Goat Feast at Chez Panisse
We enjoyed another spectacular Monday night dinner at Chez Panisse last night. Attracted by the description of Chevreau Printanier on the website, I called just a week in advance and got a table for 3 at 8:30. As soon as we entered the dining room, we spotted two (cleaned but very recognizable) goats rotating on spits above the open fire. There is a visceral, almost spiritual reaction that occurs when one sees a large animal being slow-roasted over dancing flames. We sat down with great anticipation.
We were served some salted radish slices to whet (tease?) our appetite, and invited into the kitchen to take a closer look at the goats. They had been roasting for 2 hours and our server said they would soon be coming down. Of course we took him up on the offer, and were barely able to pull ourselves away. We also spied bowls full of gorgeous purple asparagus and green artichokes and knew they too were destined for our plates and tummies.
After re-sitting we recevied our appetizer, a delightful crostini with mashed potatoes and line-caught cod, served with a salad of rocket, celery root, and thinly shaved asparagus. The flavors were all light and the vegetables, as one would expect, were deeply flavorful.
With appetizers out of the way, our excitement grew. After a seemingly long wait that could not have been much more than 10 minutes, our plates finally arrived. On one side were the nettle flan and the spring vegetables (peas, artichokes, chard). On the other side was a large pile of assorted goat meat in a pool of vibrant juices. Each of us recieved a nice assortment of different cuts, highlighted by a double rib with crispy crackling skin on one side and moist meat falling off the bones on the other side.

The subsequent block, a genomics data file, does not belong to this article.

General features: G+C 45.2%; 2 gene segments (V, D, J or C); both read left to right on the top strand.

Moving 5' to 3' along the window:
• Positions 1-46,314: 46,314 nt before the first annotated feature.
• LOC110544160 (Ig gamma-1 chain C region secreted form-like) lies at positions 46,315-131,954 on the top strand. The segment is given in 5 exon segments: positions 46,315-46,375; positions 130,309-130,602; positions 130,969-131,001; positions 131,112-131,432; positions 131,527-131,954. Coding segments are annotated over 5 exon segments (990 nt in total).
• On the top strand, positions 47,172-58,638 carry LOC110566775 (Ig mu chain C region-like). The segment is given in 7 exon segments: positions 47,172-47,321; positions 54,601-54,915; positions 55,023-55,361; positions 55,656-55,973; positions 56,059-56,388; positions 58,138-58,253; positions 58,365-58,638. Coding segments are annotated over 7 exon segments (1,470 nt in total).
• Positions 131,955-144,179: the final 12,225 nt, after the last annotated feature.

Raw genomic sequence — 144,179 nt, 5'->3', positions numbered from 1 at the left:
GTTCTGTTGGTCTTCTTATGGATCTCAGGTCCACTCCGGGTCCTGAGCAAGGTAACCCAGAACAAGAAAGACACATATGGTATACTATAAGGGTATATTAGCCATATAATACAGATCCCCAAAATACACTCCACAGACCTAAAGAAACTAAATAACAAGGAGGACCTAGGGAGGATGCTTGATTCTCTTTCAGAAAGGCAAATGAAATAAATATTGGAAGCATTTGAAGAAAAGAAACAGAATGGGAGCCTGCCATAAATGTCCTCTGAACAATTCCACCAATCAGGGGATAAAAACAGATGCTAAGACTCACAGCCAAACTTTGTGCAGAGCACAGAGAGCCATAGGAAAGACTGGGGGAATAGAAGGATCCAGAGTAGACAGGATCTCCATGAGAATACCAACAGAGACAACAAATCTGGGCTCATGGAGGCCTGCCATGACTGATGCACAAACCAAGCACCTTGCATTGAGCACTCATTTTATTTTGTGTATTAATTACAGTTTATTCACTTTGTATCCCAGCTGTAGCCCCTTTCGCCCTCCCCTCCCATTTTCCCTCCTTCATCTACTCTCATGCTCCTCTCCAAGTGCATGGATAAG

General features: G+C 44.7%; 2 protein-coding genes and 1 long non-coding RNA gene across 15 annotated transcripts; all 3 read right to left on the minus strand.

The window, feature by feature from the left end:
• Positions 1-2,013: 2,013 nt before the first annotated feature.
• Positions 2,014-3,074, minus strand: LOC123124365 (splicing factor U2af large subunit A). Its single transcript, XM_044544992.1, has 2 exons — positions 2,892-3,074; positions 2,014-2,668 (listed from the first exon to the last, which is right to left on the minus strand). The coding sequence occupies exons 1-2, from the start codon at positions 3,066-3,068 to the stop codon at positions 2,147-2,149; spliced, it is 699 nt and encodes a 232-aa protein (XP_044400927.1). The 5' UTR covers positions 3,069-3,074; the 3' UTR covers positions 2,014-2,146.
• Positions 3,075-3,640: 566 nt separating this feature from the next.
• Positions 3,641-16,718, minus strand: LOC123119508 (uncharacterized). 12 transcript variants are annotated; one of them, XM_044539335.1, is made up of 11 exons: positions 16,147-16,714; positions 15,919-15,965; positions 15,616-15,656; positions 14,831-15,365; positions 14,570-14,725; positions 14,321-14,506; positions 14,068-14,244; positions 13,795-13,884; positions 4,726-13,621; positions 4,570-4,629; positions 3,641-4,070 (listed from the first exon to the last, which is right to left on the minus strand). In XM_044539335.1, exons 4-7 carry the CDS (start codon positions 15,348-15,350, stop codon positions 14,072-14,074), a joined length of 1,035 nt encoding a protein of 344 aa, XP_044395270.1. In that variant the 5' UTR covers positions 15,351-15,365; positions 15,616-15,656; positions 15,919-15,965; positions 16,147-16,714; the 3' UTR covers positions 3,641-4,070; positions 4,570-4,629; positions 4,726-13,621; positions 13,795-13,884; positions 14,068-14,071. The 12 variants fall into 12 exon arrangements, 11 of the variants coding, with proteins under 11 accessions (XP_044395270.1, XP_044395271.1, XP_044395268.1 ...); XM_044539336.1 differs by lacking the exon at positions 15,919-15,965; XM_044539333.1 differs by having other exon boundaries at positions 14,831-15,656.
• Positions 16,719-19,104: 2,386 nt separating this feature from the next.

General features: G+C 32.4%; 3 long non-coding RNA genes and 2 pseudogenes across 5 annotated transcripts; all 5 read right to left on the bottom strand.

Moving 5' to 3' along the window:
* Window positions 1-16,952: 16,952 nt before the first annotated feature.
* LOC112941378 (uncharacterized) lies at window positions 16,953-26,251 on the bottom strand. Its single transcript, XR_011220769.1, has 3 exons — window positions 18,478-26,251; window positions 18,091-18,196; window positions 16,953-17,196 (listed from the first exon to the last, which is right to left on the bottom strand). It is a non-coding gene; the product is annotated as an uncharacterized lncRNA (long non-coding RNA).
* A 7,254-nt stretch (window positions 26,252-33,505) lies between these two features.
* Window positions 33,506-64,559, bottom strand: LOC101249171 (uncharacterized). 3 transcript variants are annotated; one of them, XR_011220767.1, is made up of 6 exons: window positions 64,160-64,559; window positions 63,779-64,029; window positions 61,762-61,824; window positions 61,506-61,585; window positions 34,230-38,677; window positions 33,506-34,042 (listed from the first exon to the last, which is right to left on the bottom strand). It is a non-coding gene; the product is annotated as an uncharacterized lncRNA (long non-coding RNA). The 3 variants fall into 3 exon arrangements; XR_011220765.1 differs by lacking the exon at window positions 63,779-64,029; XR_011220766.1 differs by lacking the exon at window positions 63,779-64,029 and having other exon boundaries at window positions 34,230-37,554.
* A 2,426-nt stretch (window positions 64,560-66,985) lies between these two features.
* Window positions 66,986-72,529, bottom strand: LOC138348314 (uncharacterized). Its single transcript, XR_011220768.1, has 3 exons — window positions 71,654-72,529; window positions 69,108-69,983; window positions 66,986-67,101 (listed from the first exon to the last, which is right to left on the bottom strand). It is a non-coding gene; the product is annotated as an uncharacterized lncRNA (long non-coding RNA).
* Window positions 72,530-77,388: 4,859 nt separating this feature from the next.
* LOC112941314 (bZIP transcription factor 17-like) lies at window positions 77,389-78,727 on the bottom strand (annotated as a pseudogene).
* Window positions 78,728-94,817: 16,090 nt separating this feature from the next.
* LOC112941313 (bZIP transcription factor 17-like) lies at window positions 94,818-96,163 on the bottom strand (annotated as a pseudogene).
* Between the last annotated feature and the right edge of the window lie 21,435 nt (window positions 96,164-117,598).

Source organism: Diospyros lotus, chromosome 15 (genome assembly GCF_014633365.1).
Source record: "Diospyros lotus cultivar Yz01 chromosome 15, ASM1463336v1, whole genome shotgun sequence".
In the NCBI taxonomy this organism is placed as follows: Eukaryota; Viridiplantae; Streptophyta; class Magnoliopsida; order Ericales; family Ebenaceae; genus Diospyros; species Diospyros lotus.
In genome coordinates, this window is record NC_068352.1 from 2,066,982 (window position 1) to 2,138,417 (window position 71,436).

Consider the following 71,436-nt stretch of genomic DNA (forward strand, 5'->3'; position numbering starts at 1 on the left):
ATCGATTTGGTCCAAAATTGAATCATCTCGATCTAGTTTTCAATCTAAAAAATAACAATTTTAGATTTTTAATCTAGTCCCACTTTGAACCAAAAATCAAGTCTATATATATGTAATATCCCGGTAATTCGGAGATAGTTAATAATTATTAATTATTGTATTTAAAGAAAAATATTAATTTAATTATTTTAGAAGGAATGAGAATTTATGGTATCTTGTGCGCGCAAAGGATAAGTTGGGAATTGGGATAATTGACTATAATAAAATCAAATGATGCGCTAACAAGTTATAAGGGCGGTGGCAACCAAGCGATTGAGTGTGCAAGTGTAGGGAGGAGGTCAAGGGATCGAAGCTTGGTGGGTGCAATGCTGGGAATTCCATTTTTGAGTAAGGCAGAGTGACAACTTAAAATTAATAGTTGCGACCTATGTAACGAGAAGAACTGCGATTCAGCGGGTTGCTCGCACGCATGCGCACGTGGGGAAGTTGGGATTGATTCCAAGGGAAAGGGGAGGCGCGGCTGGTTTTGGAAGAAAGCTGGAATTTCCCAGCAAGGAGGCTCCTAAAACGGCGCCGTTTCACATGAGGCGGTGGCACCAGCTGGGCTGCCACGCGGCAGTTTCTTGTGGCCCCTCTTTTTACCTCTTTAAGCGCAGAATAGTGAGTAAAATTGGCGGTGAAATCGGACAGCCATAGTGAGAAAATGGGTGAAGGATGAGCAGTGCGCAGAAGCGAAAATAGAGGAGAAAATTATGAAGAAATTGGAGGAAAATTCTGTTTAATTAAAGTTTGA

The lone woman among us initially thought she would not care for the goat ribs, perhaps put off by the unmistakable anatomical connection. After eating the rest of her meat, he asked the other two of us (whose plates were licked clean) if we would care for her remaining goat. We foolishly suggested that she at least try the rib meat, which she did, promptly deciding that she had no interest in sharing with us and within moments had devoured each morsel and was sucking on the bones.
When the waitress came to clear our plates, we hopefully inquired about the availability of seconds. Unlike the Cassoulet night 6 weeks ago, this request met with a knowing smile and a promise to "See what she could do." Several minutes later she came back with a communal plate for us to share, complete with a flan, some vegetables, and some new cuts of goat that had different textures to our first servings but were no less delicious. All the goat had a deep, rich flavor that was something like lamb but both lighter and more interesting at the same time. Most of the goat I have eaten in my life has been older goat, typically stewed or braised with strong spices (ie Caribbean or Malaysian dishes) but I came away a big fan of young spring goat. We drank a very reasonably priced Westrey Pinot Noir (Oregon) that was juicy and balanced and went very nicely with all the food.
Dessert - tangerine sherbet and blood orange granita, with some delicious tangerine segments - risked being a bit of an anti-climax, but managed to be appealling and refreshing in its own right, a nice mix of tartness, sweetness, and even a little bitterness.
We left as happy with a meal as can be - a completely unique and special feast at reasonable prices and with minimal fuss and formality. We vowed to return soon, and certainly hope to be back for the same meal next year!
re: Dan Wodarcyk
Really ... good for CP for upscaling goat ... the next restaurant trend?
Thanks for the wonderfully-written delicious post and a heads up. I'll keep an eye out ...
"There is a visceral, almost spiritual reaction that occurs when one sees a large animal being slow-roasted over dancing flames. "
So if CP serves goat, can garrobo (igana) be far behind?